Corpus Christi Catechetical Institute opened in Bayswater, London, in October 1965. It occupied the former Sisters of Sion Convent on the corner of Denbigh Road and Chepstow Villas in W11. Its purpose was to lead the field in developing and purveying new methods of religious education in Catholic schools throughout the country. It represented the project of the Bishops in England and Wales in harnessing the new Catechetical Movement that had developed in the early 1960s, together with new ideas associated with the Second Vatican Council.
I do not intend here to speak about the origins new Catechetical Movement – this subject would require particular treatment – but rather to highlight the influence of Corpus Christi College in the life of the Church in this country, and in particular, the damage it did to religious education in the decades that followed. It is important to note however, that the teaching document of the Second Vatican Council on Religious Education – Gravissimum Educationis – was only promulgated on 28th October 1965, just after the opening of Corpus Christi College. The association of “new ideas’ with the Second Vatican Council is a whole story in itself, one which has been at the heart of the problem for forty years, and which is now at last being overtaken by the real teaching of the Council and by a genuine Catechetical Movement.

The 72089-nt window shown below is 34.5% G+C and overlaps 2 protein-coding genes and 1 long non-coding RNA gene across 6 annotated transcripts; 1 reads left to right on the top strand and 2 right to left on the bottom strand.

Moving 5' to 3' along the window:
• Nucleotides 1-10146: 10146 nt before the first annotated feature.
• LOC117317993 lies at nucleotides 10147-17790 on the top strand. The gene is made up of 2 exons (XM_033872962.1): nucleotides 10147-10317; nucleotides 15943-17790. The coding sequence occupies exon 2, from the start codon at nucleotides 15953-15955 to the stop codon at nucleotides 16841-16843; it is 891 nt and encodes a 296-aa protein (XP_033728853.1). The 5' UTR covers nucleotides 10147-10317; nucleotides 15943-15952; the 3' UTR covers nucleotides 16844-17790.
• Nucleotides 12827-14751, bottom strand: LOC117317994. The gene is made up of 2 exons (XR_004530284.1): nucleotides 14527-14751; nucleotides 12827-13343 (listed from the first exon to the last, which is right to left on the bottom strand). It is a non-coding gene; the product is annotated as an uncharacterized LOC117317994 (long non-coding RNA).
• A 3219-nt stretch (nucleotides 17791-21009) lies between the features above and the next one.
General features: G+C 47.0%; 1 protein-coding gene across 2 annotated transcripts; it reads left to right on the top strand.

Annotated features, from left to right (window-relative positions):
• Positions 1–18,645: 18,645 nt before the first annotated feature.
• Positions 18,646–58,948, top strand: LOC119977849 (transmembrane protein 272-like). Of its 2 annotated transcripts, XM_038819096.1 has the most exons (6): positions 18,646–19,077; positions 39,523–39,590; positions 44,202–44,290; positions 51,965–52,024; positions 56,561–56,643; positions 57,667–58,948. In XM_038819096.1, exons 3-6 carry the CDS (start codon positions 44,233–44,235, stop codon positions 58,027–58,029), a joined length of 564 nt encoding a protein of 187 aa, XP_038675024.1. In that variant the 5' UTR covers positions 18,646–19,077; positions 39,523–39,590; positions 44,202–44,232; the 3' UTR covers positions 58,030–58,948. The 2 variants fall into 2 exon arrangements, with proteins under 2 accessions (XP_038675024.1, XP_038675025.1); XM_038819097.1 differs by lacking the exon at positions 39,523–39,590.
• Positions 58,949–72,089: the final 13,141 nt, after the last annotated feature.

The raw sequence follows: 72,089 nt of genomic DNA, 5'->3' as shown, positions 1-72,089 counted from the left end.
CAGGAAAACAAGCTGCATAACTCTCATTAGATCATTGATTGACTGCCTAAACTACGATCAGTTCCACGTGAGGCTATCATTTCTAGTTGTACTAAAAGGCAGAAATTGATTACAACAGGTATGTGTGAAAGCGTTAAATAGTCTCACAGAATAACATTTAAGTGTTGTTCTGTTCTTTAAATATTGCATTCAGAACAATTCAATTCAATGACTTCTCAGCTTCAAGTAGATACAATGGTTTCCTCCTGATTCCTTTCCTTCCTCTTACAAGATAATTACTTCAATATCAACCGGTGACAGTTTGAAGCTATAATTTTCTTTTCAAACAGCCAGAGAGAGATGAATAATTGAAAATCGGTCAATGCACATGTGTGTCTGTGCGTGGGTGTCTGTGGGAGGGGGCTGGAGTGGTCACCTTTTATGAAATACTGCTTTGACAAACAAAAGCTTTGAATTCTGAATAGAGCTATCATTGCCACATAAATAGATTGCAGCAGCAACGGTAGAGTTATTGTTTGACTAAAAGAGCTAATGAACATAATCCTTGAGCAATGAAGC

In the summer of 1965, even before Corpus Christi had opened its doors, the Principal of the College, Fr Hubert Richards, was saying that there were already more applicants than places. Many teachers had applied to their Local Education Authority, and had been granted paid leave so as to attend the year-long course in Bayswater. (Catholic Herald, 6th August 1965)
The above photo was taken earlier this year of the main entrance to the former Corpus Christi College. The building has been converted and is now private residential apartments.